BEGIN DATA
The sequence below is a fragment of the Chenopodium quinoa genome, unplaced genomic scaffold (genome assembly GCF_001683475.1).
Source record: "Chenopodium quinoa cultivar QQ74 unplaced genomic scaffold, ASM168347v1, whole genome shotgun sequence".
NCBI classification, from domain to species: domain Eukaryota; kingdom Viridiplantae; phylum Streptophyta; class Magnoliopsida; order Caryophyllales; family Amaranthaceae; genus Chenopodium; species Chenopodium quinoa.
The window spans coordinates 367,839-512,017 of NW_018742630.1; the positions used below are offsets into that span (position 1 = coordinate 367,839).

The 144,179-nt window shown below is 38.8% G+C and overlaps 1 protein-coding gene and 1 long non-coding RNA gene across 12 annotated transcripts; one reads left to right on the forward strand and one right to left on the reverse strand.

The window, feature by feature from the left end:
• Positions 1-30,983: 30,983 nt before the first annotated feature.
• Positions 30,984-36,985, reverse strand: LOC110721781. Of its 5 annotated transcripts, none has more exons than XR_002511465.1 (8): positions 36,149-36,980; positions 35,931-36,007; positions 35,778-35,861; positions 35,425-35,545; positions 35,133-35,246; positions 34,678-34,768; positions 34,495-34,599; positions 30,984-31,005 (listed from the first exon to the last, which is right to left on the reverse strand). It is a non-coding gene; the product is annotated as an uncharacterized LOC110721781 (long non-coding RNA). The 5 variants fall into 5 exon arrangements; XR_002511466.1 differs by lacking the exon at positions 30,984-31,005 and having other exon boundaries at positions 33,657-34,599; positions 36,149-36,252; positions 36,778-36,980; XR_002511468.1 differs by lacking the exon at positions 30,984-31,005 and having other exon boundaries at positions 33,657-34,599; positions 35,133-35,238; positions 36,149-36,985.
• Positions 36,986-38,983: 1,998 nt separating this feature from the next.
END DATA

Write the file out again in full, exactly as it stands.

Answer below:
The sequence below is a fragment of the Chenopodium quinoa genome, unplaced genomic scaffold (genome assembly GCF_001683475.1).
Source record: "Chenopodium quinoa cultivar QQ74 unplaced genomic scaffold, ASM168347v1, whole genome shotgun sequence".
NCBI classification, from domain to species: domain Eukaryota; kingdom Viridiplantae; phylum Streptophyta; class Magnoliopsida; order Caryophyllales; family Amaranthaceae; genus Chenopodium; species Chenopodium quinoa.
The window spans coordinates 367,839-512,017 of NW_018742630.1; the positions used below are offsets into that span (position 1 = coordinate 367,839).

The 144,179-nt window shown below is 38.8% G+C and overlaps 1 protein-coding gene and 1 long non-coding RNA gene across 12 annotated transcripts; one reads left to right on the forward strand and one right to left on the reverse strand.

The window, feature by feature from the left end:
• Positions 1-30,983: 30,983 nt before the first annotated feature.
• Positions 30,984-36,985, reverse strand: LOC110721781. Of its 5 annotated transcripts, none has more exons than XR_002511465.1 (8): positions 36,149-36,980; positions 35,931-36,007; positions 35,778-35,861; positions 35,425-35,545; positions 35,133-35,246; positions 34,678-34,768; positions 34,495-34,599; positions 30,984-31,005 (listed from the first exon to the last, which is right to left on the reverse strand). It is a non-coding gene; the product is annotated as an uncharacterized LOC110721781 (long non-coding RNA). The 5 variants fall into 5 exon arrangements; XR_002511466.1 differs by lacking the exon at positions 30,984-31,005 and having other exon boundaries at positions 33,657-34,599; positions 36,149-36,252; positions 36,778-36,980; XR_002511468.1 differs by lacking the exon at positions 30,984-31,005 and having other exon boundaries at positions 33,657-34,599; positions 35,133-35,238; positions 36,149-36,985.
• Positions 36,986-38,983: 1,998 nt separating this feature from the next.